I just don’t think you can ever plant too many flowers. There’s something about having lots of beautiful flowers around your house that just makes it feel more like home. And with spring in the air, we often can’t resist the urge to add some color to our world.
Whether you have limited space or are trying to do something a little more creative around your garden, containers are the solution. Container gardens provide seasonal color and allow you to add more variety to your garden despite space limitations.
Before running off to the garden center, you need to consider these five things for successful container gardening.
The size of the container matters. As a general rule, the larger, the better. If the container is too small, you won’t have enough soil volume to support the plants and give them room to grow. Also, look for a container with drainage holes so the roots don’t sit in water. I love a classic terra cotta pot, but they are a little fragile, so keep in mind they’ll have to be stored in winter before the temperatures drop below freezing to prevent cracking. Have fun with your containers. Pick ones that are right for the plants but also match your personal style.
You need a good organic garden soil that has been blended for container gardening. It should maintain moisture and, at the same time, drain well. When you squeeze the soil in your hand and release it, the soil should crumble, not clump. You can even find soil formulated for container gardens with fertilizer included. You need to make sure your plants are well fed, and fertilizer is the key. It’s like a daily vitamin for your plants because it helps them perform to their full potential. Begin by applying a controlled release fertilizer at the time of planting. Then, mid-season, apply a water-soluble fertilizer to increase your flower power.
Now that you have the container and soil ready, it’s time to choose the best plants for your container garden. You can use any color combination you like, but to create visual interest, I like to use the “thriller, filler and spiller” structural concept. You start with tall “thriller” plants which add a vertical element to the combination. If your container will be viewed from one side, plant the thriller in the back. If it will be visible from all sides, stick it in the middle. Some of my favorite “thrillers” are switchgrass, angelonia and coleus.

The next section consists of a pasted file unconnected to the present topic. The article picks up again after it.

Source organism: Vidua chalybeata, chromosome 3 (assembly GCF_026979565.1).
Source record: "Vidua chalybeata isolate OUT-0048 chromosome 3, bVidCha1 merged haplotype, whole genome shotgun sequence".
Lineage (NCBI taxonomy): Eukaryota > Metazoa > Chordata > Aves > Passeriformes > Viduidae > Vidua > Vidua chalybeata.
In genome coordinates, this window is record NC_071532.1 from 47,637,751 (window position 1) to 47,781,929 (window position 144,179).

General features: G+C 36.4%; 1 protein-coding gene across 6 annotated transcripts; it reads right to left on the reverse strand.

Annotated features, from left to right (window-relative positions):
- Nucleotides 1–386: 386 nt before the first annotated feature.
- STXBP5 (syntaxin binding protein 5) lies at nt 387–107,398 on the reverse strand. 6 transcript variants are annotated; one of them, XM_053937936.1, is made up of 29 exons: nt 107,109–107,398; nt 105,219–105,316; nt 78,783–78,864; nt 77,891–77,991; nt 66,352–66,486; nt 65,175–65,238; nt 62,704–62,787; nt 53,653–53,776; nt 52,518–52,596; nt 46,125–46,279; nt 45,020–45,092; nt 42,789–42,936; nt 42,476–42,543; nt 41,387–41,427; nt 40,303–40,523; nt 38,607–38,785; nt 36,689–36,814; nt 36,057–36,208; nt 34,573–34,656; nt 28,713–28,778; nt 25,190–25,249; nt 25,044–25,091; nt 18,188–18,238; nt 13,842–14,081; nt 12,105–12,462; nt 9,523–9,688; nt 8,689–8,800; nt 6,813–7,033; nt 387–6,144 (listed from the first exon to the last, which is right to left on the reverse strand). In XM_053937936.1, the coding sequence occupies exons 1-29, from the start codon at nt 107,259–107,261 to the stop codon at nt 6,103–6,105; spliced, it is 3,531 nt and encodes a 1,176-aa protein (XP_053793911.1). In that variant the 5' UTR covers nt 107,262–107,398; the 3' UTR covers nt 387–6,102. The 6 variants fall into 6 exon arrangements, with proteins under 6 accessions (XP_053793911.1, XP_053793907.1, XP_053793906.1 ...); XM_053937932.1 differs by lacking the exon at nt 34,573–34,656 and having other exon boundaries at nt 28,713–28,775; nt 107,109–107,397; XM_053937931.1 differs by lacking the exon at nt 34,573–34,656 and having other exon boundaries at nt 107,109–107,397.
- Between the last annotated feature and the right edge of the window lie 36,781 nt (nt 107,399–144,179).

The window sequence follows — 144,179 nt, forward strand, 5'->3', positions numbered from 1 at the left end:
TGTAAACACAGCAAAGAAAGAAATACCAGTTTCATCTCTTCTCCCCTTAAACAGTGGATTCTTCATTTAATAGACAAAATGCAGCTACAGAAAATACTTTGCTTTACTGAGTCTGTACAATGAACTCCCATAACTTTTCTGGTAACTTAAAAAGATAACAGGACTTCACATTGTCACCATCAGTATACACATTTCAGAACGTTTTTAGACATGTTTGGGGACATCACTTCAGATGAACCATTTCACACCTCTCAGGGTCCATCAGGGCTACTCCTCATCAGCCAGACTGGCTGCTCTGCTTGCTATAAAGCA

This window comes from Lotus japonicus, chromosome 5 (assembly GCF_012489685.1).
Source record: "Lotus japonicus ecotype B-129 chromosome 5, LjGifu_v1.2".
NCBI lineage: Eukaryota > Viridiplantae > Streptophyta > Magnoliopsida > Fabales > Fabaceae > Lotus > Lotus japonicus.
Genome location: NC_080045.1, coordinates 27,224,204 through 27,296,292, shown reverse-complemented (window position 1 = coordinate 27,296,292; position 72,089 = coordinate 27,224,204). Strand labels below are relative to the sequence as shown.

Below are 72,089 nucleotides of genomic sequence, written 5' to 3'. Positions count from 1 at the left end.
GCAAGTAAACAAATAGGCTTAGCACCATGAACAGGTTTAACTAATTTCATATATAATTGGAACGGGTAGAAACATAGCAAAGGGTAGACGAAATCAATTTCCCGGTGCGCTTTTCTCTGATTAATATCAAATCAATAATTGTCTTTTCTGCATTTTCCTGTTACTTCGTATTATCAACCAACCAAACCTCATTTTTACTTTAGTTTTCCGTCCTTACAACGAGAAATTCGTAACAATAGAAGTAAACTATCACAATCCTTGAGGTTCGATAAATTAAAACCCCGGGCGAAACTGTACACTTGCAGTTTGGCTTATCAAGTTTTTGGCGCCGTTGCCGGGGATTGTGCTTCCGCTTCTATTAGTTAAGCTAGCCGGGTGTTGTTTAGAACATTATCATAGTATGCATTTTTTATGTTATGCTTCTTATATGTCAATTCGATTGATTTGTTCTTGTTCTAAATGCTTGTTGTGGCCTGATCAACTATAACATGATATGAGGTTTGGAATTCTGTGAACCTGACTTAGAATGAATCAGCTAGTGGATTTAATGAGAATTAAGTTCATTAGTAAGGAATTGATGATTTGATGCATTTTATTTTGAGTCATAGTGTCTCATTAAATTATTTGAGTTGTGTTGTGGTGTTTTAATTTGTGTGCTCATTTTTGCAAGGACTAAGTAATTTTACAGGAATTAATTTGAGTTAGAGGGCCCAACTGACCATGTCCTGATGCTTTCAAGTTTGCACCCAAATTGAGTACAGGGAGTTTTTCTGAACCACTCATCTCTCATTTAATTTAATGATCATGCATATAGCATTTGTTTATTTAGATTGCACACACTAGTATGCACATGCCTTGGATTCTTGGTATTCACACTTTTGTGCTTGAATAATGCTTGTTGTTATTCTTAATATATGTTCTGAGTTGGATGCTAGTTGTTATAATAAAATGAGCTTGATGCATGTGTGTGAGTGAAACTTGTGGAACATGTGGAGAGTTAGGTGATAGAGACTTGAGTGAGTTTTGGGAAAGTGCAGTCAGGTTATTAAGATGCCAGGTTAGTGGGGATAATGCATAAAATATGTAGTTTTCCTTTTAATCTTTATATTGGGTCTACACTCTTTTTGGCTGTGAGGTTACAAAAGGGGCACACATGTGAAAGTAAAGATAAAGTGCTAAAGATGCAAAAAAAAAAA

Next, use more rounded plants as fillers to give the container the look of abundance, such as lantana, spurge and sunpatiens. If the thriller is in the back, place the filler flowers in front of and around the thriller in a U-shape. Otherwise, place them all around the thriller.
Finally, “spillers” go in. These trailing plants soften the edge of the container and balance the height of the thriller. I like to use sweet alyssum and petunias. Depending on how your container will be viewed, plant a couple of spillers in the front or use several spillers all around the edge of the container.
Now it’s time to water your plants. You want to make sure you’re watering the soil and deep soaking the roots of the plants and not just spraying water over the foliage and the blooms, which can create a breeding ground for disease. That will be no good for the plants and no fun for you. Knowing when to water is also important. This may seem a little basic, but it really works. Simply stick your finger in the soil. If it feels dry, it’s time to water it. Also, remember that just because one pot needs water, it doesn’t mean they all do. Differences in pot and plant sizes will determine how quickly a pot dries out. To take the guesswork out of watering, you may consider self-watering planters. I use TruDrop by Crescent Garden around the farm.
Now you can head to the garden center with a plan. Pick out pots and plants that you love, take them home and get your hands dirty. Armed with these simple rules, your container gardens will be the envy of the neighborhood.
P. Allen Smith, an author, television host, and conservationist, has a passion for American style. His show “Garden Home” airs on AETN-2 Create TV. Check your local listings for “Garden Style.” Smith uses his Arkansas home, Moss Mountain Farm, as an epicenter for promoting the local food movement, organic gardening and the preservation of heritage poultry breeds. Tours may be booked at pallensmith.com/tours.